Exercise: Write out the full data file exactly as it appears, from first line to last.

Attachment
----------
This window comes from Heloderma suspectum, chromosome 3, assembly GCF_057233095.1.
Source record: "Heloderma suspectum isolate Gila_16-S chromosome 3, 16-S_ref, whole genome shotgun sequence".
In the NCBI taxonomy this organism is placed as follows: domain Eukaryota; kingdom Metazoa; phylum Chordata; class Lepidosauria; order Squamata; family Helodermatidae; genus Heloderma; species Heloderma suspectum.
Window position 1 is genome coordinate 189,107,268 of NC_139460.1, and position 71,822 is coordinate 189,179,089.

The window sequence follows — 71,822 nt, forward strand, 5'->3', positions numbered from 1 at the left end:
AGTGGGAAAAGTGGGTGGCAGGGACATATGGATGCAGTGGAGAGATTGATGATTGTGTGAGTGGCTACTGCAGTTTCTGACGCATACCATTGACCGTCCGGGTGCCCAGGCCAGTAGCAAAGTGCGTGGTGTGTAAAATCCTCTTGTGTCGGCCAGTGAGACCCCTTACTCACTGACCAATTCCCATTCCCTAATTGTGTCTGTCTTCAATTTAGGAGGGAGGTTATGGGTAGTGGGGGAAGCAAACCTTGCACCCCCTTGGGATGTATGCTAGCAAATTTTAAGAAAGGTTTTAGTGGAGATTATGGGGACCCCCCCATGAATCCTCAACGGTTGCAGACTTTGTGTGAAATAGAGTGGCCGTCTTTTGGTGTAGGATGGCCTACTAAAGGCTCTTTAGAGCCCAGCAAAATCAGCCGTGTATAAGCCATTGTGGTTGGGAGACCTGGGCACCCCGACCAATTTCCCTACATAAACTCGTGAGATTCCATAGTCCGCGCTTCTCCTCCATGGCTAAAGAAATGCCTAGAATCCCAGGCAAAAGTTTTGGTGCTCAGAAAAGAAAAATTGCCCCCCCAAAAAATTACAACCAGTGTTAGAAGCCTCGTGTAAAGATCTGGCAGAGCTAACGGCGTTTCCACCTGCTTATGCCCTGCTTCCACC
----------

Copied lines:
This window comes from Heloderma suspectum, chromosome 3, assembly GCF_057233095.1.
Source record: "Heloderma suspectum isolate Gila_16-S chromosome 3, 16-S_ref, whole genome shotgun sequence".
In the NCBI taxonomy this organism is placed as follows: domain Eukaryota; kingdom Metazoa; phylum Chordata; class Lepidosauria; order Squamata; family Helodermatidae; genus Heloderma; species Heloderma suspectum.
Window position 1 is genome coordinate 189,107,268 of NC_139460.1, and position 71,822 is coordinate 189,179,089.

The window sequence follows — 71,822 nt, forward strand, 5'->3', positions numbered from 1 at the left end:
AGTGGGAAAAGTGGGTGGCAGGGACATATGGATGCAGTGGAGAGATTGATGATTGTGTGAGTGGCTACTGCAGTTTCTGACGCATACCATTGACCGTCCGGGTGCCCAGGCCAGTAGCAAAGTGCGTGGTGTGTAAAATCCTCTTGTGTCGGCCAGTGAGACCCCTTACTCACTGACCAATTCCCATTCCCTAATTGTGTCTGTCTTCAATTTAGGAGGGAGGTTATGGGTAGTGGGGGAAGCAAACCTTGCACCCCCTTGGGATGTATGCTAGCAAATTTTAAGAAAGGTTTTAGTGGAGATTATGGGGACCCCCCCATGAATCCTCAACGGTTGCAGACTTTGTGTGAAATAGAGTGGCCGTCTTTTGGTGTAGGATGGCCTACTAAAGGCTCTTTAGAGCCCAGCAAAATCAGCCGTGTATAAGCCATTGTGGTTGGGAGACCTGGGCACCCCGACCAATTTCCCTACATAAACTCGTGAGATTCCATAGTCCGCGCTTCTCCTCCATGGCTAAAGAAATGCCTAGAATCCCAGGCAAAAGTTTTGGTGCTCAGAAAAGAAAAATTGCCCCCCCAAAAAATTACAACCAGTGTTAGAAGCCTCGTGTAAAGATCTGGCAGAGCTAACGGCGTTTCCACCTGCTTATGCCCTGCTTCCACC